Letters: Playing with trust
Letters: Playing with trust: By and large, despite political provocations, citizens accepted the measures conceding the broader objectives of fighting corruption...
With reference to the report, “Fresh curbs on deposits above Rs 5,000” (Business Standard, December 20) the Reserve Bank of India (RBI) circular dated December 19, on deposit of Specified Bank Notes (SBN) issued to banks can impair public trust in the banking system and in the RBI as the institution responsible for currency management.
Following the withdrawal of “legal tender” status of Rs 500 and Rs 1,000 currency notes on November 8, the government and the RBI have issued and implemented various restrictions on deposits and withdrawals of money, many of them for administrative reasons.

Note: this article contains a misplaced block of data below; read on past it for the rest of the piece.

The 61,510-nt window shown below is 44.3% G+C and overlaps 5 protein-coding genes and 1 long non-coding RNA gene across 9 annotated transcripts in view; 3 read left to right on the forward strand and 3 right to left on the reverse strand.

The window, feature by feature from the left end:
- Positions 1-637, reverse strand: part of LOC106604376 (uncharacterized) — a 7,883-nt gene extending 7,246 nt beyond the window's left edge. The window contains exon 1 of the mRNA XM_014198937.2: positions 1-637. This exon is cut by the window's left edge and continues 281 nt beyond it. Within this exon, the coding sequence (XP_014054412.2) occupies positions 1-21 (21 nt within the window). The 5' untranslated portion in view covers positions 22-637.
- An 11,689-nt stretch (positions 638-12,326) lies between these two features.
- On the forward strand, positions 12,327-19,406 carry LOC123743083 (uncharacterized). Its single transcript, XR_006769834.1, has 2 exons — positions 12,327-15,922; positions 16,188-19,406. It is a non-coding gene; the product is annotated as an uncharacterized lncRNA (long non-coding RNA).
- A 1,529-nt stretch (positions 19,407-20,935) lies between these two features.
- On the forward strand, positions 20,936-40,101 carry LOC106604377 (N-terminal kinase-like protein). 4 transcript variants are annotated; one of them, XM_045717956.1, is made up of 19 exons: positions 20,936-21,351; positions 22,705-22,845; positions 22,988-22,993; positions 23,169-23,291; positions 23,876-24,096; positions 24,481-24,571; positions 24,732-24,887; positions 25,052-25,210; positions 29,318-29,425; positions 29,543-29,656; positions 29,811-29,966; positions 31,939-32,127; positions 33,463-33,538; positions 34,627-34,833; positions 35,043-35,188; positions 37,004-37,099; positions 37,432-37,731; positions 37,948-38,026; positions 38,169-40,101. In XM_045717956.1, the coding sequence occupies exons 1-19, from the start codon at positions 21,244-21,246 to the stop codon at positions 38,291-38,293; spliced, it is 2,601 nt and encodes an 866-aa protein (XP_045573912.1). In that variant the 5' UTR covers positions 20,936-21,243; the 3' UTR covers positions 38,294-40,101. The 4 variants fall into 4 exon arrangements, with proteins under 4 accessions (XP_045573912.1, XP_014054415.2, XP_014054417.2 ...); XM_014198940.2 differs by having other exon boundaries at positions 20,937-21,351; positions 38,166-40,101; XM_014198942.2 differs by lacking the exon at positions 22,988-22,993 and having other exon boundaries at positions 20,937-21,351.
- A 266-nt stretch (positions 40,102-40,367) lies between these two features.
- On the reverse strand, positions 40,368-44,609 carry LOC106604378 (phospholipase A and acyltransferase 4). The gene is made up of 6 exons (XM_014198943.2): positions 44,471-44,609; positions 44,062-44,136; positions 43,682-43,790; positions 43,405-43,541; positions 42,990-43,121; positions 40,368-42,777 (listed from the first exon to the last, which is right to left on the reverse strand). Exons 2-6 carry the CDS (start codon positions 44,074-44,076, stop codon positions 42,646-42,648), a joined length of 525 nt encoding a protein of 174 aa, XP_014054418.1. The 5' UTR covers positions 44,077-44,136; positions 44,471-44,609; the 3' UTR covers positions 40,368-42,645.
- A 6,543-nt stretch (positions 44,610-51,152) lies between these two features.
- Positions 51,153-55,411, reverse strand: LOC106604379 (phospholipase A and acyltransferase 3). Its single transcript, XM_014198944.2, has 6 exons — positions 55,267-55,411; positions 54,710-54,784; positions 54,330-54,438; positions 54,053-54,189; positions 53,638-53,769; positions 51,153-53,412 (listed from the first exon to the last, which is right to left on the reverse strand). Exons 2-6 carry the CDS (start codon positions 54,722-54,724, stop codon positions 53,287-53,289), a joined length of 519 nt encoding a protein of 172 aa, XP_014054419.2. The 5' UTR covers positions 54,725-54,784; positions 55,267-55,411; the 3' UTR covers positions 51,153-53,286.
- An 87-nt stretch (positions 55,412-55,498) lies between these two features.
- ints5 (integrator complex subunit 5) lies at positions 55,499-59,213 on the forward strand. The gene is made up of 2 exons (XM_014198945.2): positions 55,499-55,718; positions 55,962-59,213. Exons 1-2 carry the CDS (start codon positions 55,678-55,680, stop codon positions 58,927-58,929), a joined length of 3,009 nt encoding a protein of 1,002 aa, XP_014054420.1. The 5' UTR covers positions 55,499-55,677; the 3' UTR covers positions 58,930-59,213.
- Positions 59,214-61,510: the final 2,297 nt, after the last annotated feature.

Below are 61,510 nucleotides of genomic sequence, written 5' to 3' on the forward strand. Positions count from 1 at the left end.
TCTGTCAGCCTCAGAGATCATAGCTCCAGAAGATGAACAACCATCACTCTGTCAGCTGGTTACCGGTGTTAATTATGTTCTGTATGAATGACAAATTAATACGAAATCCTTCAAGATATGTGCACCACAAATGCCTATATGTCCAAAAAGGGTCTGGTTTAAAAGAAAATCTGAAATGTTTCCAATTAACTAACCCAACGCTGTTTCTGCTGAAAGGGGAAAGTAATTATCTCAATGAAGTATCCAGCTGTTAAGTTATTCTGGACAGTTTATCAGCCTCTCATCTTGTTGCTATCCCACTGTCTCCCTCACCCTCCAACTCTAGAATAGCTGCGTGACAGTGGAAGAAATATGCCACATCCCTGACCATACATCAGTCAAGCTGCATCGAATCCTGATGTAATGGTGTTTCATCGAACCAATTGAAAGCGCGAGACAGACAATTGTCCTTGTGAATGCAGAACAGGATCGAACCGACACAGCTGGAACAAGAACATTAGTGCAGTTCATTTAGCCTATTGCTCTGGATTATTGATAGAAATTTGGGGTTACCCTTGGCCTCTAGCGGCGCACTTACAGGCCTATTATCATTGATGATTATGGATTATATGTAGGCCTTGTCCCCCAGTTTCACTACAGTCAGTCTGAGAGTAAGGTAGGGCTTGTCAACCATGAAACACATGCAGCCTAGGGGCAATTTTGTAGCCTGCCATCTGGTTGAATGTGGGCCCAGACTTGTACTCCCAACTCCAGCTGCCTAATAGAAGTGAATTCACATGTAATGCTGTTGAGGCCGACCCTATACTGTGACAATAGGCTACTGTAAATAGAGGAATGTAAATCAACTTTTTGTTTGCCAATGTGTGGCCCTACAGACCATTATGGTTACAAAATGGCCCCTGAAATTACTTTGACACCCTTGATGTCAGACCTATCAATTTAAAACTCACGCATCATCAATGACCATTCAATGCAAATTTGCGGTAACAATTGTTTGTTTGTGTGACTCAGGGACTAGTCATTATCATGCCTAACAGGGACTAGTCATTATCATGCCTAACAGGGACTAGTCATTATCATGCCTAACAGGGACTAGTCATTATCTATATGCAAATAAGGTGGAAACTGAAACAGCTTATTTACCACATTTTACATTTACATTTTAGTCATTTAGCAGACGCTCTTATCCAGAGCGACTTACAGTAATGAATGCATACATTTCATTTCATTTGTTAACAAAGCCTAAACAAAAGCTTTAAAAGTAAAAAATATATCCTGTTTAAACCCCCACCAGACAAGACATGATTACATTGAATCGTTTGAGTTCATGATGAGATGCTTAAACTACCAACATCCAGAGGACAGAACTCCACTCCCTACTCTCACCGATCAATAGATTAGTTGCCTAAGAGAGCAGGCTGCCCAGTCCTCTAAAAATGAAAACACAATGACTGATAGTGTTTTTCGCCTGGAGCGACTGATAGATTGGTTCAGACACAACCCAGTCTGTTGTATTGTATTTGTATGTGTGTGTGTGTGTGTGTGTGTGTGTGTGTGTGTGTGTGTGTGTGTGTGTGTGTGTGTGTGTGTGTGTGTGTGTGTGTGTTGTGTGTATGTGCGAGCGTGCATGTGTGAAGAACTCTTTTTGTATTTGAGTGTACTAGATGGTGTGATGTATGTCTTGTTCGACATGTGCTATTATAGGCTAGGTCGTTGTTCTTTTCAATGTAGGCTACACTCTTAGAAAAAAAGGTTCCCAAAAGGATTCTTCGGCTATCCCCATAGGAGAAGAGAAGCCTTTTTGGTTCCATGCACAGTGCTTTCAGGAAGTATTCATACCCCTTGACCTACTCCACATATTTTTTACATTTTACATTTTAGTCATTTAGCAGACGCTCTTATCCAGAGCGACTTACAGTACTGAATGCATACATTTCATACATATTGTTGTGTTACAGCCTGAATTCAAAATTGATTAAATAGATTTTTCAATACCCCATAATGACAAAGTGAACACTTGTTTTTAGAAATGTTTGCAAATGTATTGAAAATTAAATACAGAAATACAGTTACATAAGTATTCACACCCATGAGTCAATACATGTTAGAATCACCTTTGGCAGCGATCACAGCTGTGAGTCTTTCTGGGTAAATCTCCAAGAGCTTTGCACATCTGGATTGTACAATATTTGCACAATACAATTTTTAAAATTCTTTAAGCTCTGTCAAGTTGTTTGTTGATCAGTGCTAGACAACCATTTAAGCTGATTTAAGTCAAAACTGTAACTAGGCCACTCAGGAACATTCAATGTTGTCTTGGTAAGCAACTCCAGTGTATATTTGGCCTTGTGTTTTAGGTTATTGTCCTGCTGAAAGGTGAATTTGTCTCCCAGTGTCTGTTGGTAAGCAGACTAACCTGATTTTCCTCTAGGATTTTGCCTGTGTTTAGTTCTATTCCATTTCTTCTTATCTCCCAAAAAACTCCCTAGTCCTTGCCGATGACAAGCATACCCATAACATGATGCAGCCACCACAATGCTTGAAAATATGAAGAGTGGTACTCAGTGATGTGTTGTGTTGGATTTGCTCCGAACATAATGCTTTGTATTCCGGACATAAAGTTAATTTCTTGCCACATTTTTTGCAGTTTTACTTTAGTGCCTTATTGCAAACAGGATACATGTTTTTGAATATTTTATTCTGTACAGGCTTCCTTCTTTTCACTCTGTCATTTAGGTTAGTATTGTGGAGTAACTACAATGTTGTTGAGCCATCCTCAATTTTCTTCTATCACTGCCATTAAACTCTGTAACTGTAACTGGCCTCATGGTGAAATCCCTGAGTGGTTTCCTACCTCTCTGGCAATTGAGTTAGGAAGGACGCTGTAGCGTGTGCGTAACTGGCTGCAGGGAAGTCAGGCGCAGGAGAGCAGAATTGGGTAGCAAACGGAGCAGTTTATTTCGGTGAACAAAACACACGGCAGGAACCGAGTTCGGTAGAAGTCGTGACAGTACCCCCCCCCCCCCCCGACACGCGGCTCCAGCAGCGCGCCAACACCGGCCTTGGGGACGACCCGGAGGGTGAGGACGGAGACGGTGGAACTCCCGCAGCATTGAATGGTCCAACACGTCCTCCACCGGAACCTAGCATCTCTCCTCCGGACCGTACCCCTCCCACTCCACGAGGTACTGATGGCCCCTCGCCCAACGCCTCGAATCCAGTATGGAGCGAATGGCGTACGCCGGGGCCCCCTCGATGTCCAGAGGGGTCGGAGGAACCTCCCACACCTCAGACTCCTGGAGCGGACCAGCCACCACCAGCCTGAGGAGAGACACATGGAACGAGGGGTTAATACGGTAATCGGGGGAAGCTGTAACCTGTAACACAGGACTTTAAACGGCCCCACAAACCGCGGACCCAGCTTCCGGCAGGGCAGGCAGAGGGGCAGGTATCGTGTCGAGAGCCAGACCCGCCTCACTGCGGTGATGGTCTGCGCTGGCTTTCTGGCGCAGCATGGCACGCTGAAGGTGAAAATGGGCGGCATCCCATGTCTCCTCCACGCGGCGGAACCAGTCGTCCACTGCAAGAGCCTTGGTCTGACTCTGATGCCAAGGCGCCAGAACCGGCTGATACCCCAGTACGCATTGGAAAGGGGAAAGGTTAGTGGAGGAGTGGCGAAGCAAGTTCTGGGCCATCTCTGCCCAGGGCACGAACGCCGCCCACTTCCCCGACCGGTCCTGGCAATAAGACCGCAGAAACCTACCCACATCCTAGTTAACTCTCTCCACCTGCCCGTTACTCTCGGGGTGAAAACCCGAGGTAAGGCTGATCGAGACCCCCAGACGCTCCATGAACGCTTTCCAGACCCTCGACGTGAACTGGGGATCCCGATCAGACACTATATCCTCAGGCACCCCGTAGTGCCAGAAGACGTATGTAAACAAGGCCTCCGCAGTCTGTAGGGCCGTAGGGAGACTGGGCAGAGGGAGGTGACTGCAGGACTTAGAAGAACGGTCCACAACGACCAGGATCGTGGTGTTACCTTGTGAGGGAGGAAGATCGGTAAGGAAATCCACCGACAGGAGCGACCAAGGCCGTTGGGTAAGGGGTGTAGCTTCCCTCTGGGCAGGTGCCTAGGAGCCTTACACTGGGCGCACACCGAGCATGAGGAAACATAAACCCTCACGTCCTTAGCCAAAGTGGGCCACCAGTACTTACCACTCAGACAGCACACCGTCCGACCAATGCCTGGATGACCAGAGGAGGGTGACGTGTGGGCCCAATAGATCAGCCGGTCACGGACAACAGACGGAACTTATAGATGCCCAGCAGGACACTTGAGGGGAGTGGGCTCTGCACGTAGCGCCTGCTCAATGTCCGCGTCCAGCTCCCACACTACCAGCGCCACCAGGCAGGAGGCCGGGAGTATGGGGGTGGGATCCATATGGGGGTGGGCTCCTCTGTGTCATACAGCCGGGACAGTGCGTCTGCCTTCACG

By and large, despite political provocations, citizens accepted the measures conceding the broader objectives of fighting corruption, black money and fake currency in the system. Remember, the government has not yet withdrawn the RBI promise to pay value, backed by government guarantee, which made SBNs currency notes in the first place.
The instructions now issued, restricting deposits to just once, giving discretion to bank officials to accept/reject deposits of SBNs and re-routing such deposits compulsorily to deposits under the Taxation and Investment Regime for the Pradhan Mantri Garib Kalyan Yojana, 2016, smacks of arbitrariness. If someone alleges that the RBI is acting under “instructions” from the government to “promote” fundraising, the allegation may stick with the central bank.
Such a casual approach to currency management can impair the public trust not only in the central bank but also in the banking system, with long-term implications for the economy.
M G Warrier, Mumbai